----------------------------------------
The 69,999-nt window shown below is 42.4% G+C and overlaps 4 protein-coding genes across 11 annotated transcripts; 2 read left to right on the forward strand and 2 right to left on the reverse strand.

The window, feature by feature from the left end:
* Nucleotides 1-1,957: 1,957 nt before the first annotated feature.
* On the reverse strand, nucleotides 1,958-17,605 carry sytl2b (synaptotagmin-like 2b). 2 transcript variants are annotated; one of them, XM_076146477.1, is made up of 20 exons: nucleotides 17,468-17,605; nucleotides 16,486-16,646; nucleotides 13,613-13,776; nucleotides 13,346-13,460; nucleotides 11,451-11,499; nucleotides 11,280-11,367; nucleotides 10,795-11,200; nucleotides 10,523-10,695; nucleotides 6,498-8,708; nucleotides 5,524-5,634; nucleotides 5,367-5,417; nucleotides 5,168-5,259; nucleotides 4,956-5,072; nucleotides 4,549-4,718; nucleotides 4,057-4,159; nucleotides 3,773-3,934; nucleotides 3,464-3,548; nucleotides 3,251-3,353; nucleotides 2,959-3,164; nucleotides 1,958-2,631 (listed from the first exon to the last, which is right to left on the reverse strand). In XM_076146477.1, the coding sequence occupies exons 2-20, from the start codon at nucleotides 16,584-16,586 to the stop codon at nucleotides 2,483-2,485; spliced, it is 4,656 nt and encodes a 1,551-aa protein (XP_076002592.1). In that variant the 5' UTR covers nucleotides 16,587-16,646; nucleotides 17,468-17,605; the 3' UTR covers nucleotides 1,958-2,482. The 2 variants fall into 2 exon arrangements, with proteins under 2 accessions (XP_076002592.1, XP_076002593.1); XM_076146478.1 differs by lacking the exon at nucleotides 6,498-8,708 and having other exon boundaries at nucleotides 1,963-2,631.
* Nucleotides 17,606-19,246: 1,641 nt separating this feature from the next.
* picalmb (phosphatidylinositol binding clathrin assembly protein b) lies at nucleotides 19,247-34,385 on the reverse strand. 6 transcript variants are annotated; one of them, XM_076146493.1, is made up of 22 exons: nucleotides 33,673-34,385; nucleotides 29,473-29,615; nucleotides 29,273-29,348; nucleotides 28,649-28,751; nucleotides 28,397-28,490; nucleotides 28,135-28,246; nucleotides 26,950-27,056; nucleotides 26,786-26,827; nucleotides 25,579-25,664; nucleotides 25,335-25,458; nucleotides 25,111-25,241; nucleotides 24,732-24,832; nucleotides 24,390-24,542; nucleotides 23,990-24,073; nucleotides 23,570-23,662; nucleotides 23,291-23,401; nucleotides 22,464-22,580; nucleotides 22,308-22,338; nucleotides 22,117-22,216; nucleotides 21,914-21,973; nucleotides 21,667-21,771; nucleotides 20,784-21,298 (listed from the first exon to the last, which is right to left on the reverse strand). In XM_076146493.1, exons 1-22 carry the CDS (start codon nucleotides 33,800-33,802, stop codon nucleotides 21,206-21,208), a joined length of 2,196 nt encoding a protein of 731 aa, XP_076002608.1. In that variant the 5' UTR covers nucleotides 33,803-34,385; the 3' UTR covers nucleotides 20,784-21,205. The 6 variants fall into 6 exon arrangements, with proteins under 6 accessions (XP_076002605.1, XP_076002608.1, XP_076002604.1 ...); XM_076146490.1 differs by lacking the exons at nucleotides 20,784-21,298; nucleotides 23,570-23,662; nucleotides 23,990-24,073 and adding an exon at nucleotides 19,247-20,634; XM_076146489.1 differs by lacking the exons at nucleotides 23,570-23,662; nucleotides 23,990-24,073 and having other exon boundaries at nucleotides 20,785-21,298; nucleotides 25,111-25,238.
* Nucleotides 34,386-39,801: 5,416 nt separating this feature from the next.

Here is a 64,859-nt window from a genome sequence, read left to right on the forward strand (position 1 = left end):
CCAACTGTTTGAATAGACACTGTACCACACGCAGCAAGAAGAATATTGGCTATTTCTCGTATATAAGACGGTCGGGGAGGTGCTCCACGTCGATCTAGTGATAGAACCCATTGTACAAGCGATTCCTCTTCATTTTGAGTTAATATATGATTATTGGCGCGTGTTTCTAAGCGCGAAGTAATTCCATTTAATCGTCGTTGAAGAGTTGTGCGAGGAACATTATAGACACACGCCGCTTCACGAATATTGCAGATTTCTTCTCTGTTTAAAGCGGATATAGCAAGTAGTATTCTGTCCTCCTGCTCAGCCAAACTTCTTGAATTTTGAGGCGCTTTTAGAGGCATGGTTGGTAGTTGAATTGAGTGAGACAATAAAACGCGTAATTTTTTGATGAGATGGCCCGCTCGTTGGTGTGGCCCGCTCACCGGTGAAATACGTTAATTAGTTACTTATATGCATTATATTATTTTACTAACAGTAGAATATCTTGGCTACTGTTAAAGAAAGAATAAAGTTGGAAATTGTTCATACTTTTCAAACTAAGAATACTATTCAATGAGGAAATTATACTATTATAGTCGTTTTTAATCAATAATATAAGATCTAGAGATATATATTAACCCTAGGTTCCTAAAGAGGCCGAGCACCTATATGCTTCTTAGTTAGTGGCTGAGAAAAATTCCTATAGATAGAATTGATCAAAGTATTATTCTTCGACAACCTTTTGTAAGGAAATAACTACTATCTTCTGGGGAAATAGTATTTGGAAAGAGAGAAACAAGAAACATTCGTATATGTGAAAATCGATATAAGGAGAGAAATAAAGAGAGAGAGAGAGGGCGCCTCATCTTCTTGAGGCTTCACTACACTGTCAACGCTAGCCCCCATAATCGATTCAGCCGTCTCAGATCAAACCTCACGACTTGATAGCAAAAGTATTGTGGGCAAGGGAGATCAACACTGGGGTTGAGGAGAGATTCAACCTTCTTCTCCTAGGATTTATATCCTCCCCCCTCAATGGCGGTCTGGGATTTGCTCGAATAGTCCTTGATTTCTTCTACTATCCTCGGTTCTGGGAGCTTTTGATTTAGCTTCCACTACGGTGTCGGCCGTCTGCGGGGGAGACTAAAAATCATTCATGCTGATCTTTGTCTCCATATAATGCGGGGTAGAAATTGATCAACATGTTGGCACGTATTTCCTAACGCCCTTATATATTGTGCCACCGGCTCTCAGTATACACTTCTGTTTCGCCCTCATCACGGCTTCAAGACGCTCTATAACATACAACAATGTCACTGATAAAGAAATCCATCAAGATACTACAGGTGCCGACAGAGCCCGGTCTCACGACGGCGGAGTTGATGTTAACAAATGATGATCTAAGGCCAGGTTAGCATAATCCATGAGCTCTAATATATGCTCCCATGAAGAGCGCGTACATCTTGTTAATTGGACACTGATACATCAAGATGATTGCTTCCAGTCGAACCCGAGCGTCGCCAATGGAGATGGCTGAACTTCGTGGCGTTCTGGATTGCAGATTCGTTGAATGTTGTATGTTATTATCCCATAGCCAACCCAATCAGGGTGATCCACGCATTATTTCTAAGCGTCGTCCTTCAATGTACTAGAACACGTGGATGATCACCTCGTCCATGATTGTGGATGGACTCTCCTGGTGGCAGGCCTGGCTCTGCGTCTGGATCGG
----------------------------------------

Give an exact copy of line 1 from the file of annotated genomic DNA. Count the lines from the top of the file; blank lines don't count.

The 69,999-nt window shown below is 42.4% G+C and overlaps 4 protein-coding genes across 11 annotated transcripts; 2 read left to right on the forward strand and 2 right to left on the reverse strand.